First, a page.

by Dr. Jennifer Jones www.DrJennifer.com
It’s the morning of the election. I just cast my ballot. I rarely cry but find myself in tears this morning. My tears are joyful and full of hope for possibility and yet sorrowful for the separation and anger that has surfaced. I use the word “surfaced” when describing the divisiveness of our country where others use the word “created” because these feelings weren’t created, they were in us all along. These powerful feelings of anger, hate, apathy, judgment, and fear, didn’t just appear out of nowhere. They have been with us for a while, possibly since our childhoods. It is unresolved trauma that we are unaware of.
I’m thrilled the election is heated and that it’s divisive. It means things are changing, progress is being made, and most importantly, that people are done being victimized. Anger is a great tool to move out of depression, sadness, and apathy.
We are an angry country who are un-friending each other or much worse (on Facebook and in real relationships), won’t consider an alternative view and hold onto our anger because it gives us a sense of possibility.
But what now? How do we heal, how do we move on in a productive, peaceful and conscious way so we don’t add to the unconscious trauma that brought this about in the first place?
As approximately 89% of adults in the world are parents, we have an incredible opportunity to heal through our relationship with our child. Two important pieces of psychological knowledge that will help us heal:
1. We unconsciously project ourselves onto our children more than any other relationship.
2. We are most annoyed in others that which is not healed in ourselves.
Therefore, our children become like a mirror to us. If you find yourself angry, annoyed, yelling, or being sarcastic with your child, it is a sign that you have not healed yourself.
We can use our relationship with our children to help us to practice tolerance, patience, acceptance, and non-violence. When we feel the need to punish, control or manipulate our children, it is often out of unconscious, or often conscious fear. Instead of feeding the fear by distancing the relationship, the task is to connect to the child and do our best to investigate the potential source of the behavior.
We can apply this practice to those who voted for the opposite political party. Instead of judging them and seeing them as different, less than, arrogant, ignorant, or worse, we can look for the potential source of their behavior, be mindful of our anger and fear and look to connect rather than punish.
And also, just like the relationship with our children, there is a window for healing. If we wait until they are adults to try to connect, the chances are much lower of obtaining an authentic connection.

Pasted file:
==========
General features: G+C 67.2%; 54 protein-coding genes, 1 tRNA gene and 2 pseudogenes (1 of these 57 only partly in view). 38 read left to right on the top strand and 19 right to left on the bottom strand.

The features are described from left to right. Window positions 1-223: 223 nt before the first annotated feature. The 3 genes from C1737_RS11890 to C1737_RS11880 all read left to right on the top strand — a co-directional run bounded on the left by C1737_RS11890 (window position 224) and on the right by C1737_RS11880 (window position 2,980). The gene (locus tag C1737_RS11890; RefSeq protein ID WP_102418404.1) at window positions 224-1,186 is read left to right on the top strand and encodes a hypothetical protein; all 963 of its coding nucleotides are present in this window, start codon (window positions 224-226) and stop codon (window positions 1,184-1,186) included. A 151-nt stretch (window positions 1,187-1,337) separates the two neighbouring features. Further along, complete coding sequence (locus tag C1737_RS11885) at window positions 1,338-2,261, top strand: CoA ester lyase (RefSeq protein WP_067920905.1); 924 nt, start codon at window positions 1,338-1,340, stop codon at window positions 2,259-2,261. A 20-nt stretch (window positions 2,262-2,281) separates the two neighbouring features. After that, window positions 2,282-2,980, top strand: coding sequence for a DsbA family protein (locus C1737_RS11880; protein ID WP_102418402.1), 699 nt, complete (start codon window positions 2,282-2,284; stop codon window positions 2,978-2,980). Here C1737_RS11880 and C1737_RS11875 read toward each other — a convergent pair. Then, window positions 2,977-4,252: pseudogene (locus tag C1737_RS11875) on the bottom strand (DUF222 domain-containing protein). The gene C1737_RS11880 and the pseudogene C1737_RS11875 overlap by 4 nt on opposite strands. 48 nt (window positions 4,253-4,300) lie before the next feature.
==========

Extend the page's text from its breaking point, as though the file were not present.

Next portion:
In our relationships with others from the opposite political party, since the wounds are still fresh, we have a unique opportunity at this very moment in time to heal trauma, heal division and see that we have more in common than we realize.
So, the next time you are in a conversation with someone from the opposite political party, instead of falling for the more primitive, reptilian trap of looking for differences between you, go toward the executive functioning part of your brain and think about why that person is feeling the way they are.
If you are a Clinton supporter and the person you are talking to is a Trump supporter, think about the psychology behind why that person is voting for Trump—perhaps they have fear of immigrants, fear of losing/missing out. Perhaps they have felt bullied at some point in their lives and prefer to ally themselves with someone who they feel can protect them. Perhaps they have experienced poverty and have fear of returning to poverty or wish to become wealthy.
Likewise, If you are a Trump supporter and the person you are talking to is a Clinton supporter, think about the psychology behind why that person is voting for Clinton—are they a woman or a minority? Perhaps they have experienced sexism or discrimination. Perhaps Clinton represents an opportunity for them or their daughters that they didn’t think was possible before.
And there are, of course, a thousand other legitimate reasons why good people vote for candidates from the opposite party. The bottom message is: look into their suffering before you judge. Just as you would benefit from with your children—look into their suffering, their reasons for acting out before you punish or judge.
Because ultimately, relationships are the key to healing and compassion is at the core. Practicing deeper viewing and compassion with our children and applying it to our relationships with the other adults we meet in our life can have ripple-like effects in healing the trauma of the election and the state of our world in general.
Dr. Jennifer Johnston-Jones is a renowned psychologist and expert in Transformational Parenting and the Science of Success. Read more about the magic of Transformational Parenting at www.DrJennifer.com
Jennifer Johnston-Jones, Ph.D. is a licensed clinical psychologist and the founder and executive director of Roots & Wings Institute for Personal Growth and Family Excellence. In addition, she keynotes conferences and conducts workshops for parents, educators and clinicians. Dr. Johnston-Jones lives in the Los Angeles area with her husband and two children whom she adores.
Dr. Jennifer Jones, renowned psychologist, shares her thoughts, favorite articles, and favorite resources here